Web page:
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Memo to all licensed by Florida’s Boxing Commission: verify your license ASAP; Florida updates only UFC licenses after our report
By Zach Arnold | July 16, 2014
I’ve heard many nightmarish stories over the years from fighters and managers who had paid for licenses at California events, only to be told at future shows that they needed to pay for a new license because the one they originally purchased was either not processed or lost. It’s infuriating that this even happens but when you have people out in the field accepting paperwork and cash, you never fully know what’s going to happen next. At this point, you may as well say the same thing if you send something directly to the front office in Sacramento.
Florida’s Boxing Commission appears, on the surface, to have licensing issues as well. After writing about the Dustin Holyko situation on Tuesday, I decided to check out the licensing process for recent events in Florida.
Last week, Rances Barthelemy fought in the main event of an Iron Mike event at the American Airlines Arena in Miami for Fox Sports 1. He has an active Federal ID that expires on September 21st, 2017. However, according to Florida’s state licensing database, Barthelemy’s fighter license isn’t active for 2014. His opponent, Argenis Mendez, isn’t listed in Florida’s database for having an active 2014 license, either. It’s understandable if the Florida Boxing Commission is taking their time in processing licenses that they give to fighters the day before or the day of a show, but it’s still a completely inefficient process.
Given Florida’s various licensing issues and the fact that Cynthia Hefren was able to get the Executive Director job because she’s a bean counter, let’s go back and look at what happened with licensing at the World Series of Fighting event on July 4th, 2014 in Daytona. The main event for that show involved Justin Gaethje vs. Nick Newell. Gaethje’s license was issued on 1/27/2014. Gaethje fought in Florida on January 18th, so his license was “official” 9 days after his fight? Cody Bollinger fought on that same January card and Florida claims his license was “activated” on January 30th, 12 days after the WSOF show. What the hell is going on here?
Nick Newell’s license was issued on 7/15/2014, which is 10 days after the event. Let’s chalk that up to FBC and DBPR taking their sweet time to update a license given to Newell the day of the show. Fine. It seems this is standard operating procedure at DBPR.
Jon Fitch, who fought Dennis Hallman in the semi-main event, had his license made active on 7/15. Hallman’s license, however, is listed as null and void with an expiration date of 12/31/2009. Kendrick Miree, who fought Jake Heun on the undercard, isn’t listed as having an active fighter’s license but as having a trainer’s license being processed. Heun’s license is stated as being active on 7/15. Jose Caceres is listed as having a valid Florida license until 12/31 but his Federal ID supposedly expired on 6/27/2014. Did he fight at the WSOF show on an invalid Fed ID or did Florida screw that up, too? Muhammed DeReese has had a Florida license active since 3/7 but his Fed ID is being “processed” now.
So there are missteps being made on licensing issues for a couple of shows. It happens with all the big commissions, right? Let’s take a look at the UFC April 19th event from Orlando that aired on Fox. If there is one thing that nobody can beat the UFC on, it’s their regulatory affairs with Marc Ratner. The man knows how to organize a show and get paperwork done. You have to work really hard as an athletic commission to screw up regulating a UFC show. Really hard. Surely everything would be up to snuff on the licensing front here.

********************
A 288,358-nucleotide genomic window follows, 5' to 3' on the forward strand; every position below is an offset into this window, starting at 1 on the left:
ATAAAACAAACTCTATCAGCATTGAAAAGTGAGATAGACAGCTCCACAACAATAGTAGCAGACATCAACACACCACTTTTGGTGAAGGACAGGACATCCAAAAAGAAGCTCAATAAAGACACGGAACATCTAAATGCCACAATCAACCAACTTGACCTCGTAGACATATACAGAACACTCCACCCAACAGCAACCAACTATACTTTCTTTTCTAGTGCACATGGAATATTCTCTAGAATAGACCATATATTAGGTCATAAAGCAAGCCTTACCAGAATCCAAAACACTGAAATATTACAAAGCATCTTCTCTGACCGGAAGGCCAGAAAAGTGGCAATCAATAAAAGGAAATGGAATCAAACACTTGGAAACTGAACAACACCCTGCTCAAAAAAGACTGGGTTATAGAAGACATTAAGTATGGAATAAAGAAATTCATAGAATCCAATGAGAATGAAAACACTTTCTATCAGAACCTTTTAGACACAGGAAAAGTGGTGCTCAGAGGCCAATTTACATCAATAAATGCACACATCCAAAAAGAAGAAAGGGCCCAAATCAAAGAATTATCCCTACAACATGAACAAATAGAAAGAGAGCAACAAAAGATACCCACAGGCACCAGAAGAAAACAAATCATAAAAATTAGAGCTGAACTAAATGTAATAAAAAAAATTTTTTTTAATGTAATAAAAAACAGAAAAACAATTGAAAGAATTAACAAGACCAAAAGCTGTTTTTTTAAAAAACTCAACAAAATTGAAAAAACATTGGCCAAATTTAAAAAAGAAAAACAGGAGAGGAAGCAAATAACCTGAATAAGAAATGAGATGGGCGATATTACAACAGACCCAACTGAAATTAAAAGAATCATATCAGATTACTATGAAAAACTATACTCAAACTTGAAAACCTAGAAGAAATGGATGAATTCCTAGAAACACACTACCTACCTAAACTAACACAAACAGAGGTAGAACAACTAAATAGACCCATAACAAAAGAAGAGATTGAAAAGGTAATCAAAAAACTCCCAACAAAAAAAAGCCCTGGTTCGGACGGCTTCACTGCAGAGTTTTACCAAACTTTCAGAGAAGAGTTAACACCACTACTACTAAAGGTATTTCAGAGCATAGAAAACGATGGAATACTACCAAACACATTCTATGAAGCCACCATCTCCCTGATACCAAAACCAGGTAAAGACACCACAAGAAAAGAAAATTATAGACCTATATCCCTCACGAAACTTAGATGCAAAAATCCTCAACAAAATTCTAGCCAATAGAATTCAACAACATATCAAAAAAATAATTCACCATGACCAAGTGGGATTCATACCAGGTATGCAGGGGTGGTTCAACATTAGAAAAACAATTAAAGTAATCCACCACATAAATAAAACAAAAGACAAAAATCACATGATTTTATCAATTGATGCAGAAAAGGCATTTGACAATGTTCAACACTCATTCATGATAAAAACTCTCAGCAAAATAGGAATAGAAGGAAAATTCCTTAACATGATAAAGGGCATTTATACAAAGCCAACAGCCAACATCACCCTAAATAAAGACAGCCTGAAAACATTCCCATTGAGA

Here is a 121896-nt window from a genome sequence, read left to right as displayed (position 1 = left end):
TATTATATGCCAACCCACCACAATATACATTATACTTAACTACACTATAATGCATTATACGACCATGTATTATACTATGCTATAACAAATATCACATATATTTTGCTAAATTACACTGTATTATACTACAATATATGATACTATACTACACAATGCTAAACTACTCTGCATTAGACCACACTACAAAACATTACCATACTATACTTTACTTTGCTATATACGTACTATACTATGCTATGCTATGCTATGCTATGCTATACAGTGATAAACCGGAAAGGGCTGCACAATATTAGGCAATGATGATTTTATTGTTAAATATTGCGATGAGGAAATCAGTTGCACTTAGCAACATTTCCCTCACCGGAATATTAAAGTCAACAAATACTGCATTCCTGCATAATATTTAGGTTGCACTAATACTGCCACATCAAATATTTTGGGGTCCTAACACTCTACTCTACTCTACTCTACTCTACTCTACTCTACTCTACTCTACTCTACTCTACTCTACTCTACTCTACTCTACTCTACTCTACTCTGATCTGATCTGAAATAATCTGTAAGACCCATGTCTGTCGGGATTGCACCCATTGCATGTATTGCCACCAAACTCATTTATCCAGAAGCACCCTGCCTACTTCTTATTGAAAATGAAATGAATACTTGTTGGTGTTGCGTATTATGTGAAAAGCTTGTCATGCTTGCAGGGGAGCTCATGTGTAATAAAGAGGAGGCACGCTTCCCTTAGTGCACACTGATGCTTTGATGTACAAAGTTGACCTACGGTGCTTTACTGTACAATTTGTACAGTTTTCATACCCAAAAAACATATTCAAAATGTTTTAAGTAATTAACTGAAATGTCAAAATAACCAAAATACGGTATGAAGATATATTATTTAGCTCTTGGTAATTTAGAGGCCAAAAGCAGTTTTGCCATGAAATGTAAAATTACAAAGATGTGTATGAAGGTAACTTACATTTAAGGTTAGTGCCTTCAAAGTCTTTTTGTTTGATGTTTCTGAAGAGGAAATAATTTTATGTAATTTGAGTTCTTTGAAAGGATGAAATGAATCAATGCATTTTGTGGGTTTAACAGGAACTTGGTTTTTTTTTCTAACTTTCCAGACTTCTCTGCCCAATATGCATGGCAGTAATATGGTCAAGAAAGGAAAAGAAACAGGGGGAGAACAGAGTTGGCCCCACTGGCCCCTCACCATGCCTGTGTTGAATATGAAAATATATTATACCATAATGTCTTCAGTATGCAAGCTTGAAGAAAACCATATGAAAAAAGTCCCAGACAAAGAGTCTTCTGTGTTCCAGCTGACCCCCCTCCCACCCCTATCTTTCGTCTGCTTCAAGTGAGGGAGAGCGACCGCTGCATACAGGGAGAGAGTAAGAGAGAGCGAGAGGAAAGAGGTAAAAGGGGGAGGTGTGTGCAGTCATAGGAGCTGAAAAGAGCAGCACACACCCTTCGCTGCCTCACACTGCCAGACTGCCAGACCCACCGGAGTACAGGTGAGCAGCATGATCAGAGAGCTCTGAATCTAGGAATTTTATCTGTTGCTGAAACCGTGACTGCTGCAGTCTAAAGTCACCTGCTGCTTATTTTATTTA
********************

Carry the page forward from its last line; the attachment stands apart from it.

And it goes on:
Instead, according to Florida’s state licensing database, none of the main fighters who fought on the UFC Orlando card last April are listed as having active licenses. No Werdum, Cerrone, Tate, Carmouche, nothing. Cerrone’s license expired as a trainer at the end of 2012. Jorge Masvidal, whose Federal ID is listed as active until April 2017, isn’t listed as having an active Florida’s fighter license for 2014. Even John McCarthy’s license as a referee was listed as expired at the end of 2011.
In Florida, the left hand doesn’t know what the right hand is doing.
In going through other 2014 Florida boxing & MMA cards, we saw plenty of examples with fighters who were listed with either inactive fighter licenses and/or listed with active seconds/trainer licenses. Anderson Melo, who fought on the January 18th WSOF show in Hollywood, falls into that category.
The takeaway: If you’re licensed in Florida, don’t go to a show and assume that your license is valid or that it was automatically processed. Verify the status of your license so you aren’t sucker-punched when an athletic inspector tells you that the money you paid for a license didn’t end up going where it was supposed to. Be vigilant and stay alert to what is going on. Do not trust anyone.
As for the discrepancies regarding licensing with the FBC, I can’t proclaim any motives for the haphazard nature of how business is done in Tallahassee. However, it would be appropriate and ironic to have an auditor audit the auditor (Hefren) right now because there is still clearly some chaos happening with record-keeping, if we are to believe what Florida’s own state database is telling the public.
Update (7/18): Our report hit a nerve. Perfect example: Travis Browne wasn’t listed as having an active license despite fighting last April in Florida. Now look at his license status:
His license was activated three months after he fought? I guess the license status was activated on the same day our report came out. Funny how that works.
Interestingly enough, only UFC licenses got updated. The WSOF license discrepancies remain untouched. Same with license issues for Barthelemy and others. Why did they update only the UFC licenses?